That 1 amp per thousandth is a gross overestimate unless you are trying to get a full pen, single pass with no bevel.

    What diameter filler is that? You should be using no thicker than 1/16th.

    I'd double check your shielding gas as well. Turn your amps down and run a stringer with no filler. You should not get that grey oxidation.

  9. #9
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    Re: Tig welding stainless steel help...

    The filler is 1/16". I will try that, what is a stringer though? Just moving a puddle along with no filler? Thanks!

  10. #10
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    Re: Tig welding stainless steel help...

    your overheating the material plain and simple. What your doing is getting carbide precipitation of the material. Chromium is one of the key elements in stainless to prevent oxidization "rusting" when you get stainless to the point where your welds are turning black/grey more often than not your burning that chromium and taking away the corrosion resistance characteristics of the stainless. You are using far to much amperage to weld that material, it is extremely thin to begin with. If i were you id turn my amperage way down or use a pulse setting, small diameter filler wire, and as stated your gas flow is also key.

  11. #11
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    Re: Tig welding stainless steel help...

    Ok, I tried using less amperage (I'll try using less this next time to practice). And made more sure that the filler rod is in the gas flow. Speaking of filler rods I'm using 308, I also have 309 but I thought thats only needed for stainless to mild welds? As you can see in the pics, when I stop the weld, I hold the gas there for 5 seconds and I can see the colors start changing and they change to the blue/purpleish color. I can even move the torch back to the middle of the weld and hold the gas there for 5 seconds and that part will turn blue/purplish color while the end of the weld turns grey. Though the welds behind don't have this 5 seconds of gas coverage so they turn grey. Is it possible I am maybe moving too fast or have somekind of a gas flow issue or something? Or a different cup size or something? Seems when I turn the amps down too much I don't get good penetration. I'll try even less though and experiment, though I'm a little confused at the same time lol.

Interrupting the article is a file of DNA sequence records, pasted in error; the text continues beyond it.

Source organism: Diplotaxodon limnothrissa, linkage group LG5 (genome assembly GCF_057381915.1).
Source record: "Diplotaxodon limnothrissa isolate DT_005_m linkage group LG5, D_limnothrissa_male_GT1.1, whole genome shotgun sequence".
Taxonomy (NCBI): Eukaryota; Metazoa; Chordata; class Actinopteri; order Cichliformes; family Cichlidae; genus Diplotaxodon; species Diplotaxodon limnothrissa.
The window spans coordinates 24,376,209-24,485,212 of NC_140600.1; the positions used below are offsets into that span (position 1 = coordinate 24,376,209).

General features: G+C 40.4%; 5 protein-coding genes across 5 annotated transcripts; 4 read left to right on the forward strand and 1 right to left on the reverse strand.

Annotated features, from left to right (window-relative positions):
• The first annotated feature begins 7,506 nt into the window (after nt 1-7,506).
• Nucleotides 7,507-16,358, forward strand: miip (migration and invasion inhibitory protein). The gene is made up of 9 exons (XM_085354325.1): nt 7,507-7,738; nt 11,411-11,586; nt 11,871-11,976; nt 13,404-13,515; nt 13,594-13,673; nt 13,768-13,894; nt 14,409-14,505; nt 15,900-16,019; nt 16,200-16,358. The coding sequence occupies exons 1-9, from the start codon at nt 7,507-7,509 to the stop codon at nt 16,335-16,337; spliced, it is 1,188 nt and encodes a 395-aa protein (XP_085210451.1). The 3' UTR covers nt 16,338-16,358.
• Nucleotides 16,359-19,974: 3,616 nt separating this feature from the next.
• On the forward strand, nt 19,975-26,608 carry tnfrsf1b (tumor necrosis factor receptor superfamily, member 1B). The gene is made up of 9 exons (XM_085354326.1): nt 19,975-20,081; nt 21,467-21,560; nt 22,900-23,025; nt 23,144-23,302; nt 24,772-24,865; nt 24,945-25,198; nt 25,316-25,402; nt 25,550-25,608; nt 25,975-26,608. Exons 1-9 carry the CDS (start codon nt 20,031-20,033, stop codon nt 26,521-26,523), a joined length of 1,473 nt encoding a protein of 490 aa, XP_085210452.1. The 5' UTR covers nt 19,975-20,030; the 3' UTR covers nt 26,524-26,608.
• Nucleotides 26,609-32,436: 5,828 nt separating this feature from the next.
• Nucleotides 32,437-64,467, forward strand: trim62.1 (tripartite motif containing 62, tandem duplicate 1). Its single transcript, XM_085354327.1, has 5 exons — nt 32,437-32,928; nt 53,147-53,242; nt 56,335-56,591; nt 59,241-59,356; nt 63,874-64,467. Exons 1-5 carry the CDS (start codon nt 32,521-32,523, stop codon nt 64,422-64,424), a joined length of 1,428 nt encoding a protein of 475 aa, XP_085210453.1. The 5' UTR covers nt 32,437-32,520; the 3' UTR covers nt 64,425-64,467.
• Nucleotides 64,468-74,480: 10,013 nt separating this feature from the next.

Attached Images Attached Images  

  12. #12
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    Re: Tig welding stainless steel help...

    thats because the material is so thin. While your welding along, the HAZ is very large "heat effected zone" because its such thin material, i can only assume that it is glowing orange and while in this state the stainless needs gas coverage, the HAZ is just too large to maintain a constant gas flow over the whole piece.

  13. #13
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    Re: Tig welding stainless steel help...

    Ok thanks for all of the advice, I think I am getting it down pretty good. Basically I'm just moving along, but stop about every inch or so and let it cool down, then continue for another inch, etc. Also, I tried welding this collector, and I think since there is a lot more material its disapaiting heat a lot better than those small pieces I was trying to practice on, here are some pics, what do you think so far? Much better?
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  14. #14
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    Re: Tig welding stainless steel help...

    Quote Originally Posted by Mahonroy View Post
    Ok thanks for all of the advice, I think I am getting it down pretty good. Basically I'm just moving along, but stop about every inch or so and let it cool down, then continue for another inch, etc. Also, I tried welding this collector, and I think since there is a lot more material its disapaiting heat a lot better than those small pieces I was trying to practice on, here are some pics, what do you think so far? Much better?
    It looks fine. You are way too hung up on the color of the weld. Believe me; pretty soon, you'll make beautiful wleds, tiny little cute rainbow colored beads...that will crack all over the place, and the repairs are going to REALLY suck, because you will have to pull headers or do them under the hood, and the soot in the exhaust will give you fits. Headers are definitely an item that sees a typre of stress most objects do not see; wildly fluctuating heat cycles. There are lots of great loking headers that have a reputation for needing crack repair very often. I have fixed quite a few. The culprit in most cases?? Weld beads with too little filler, and low fusion in places where the cracks start.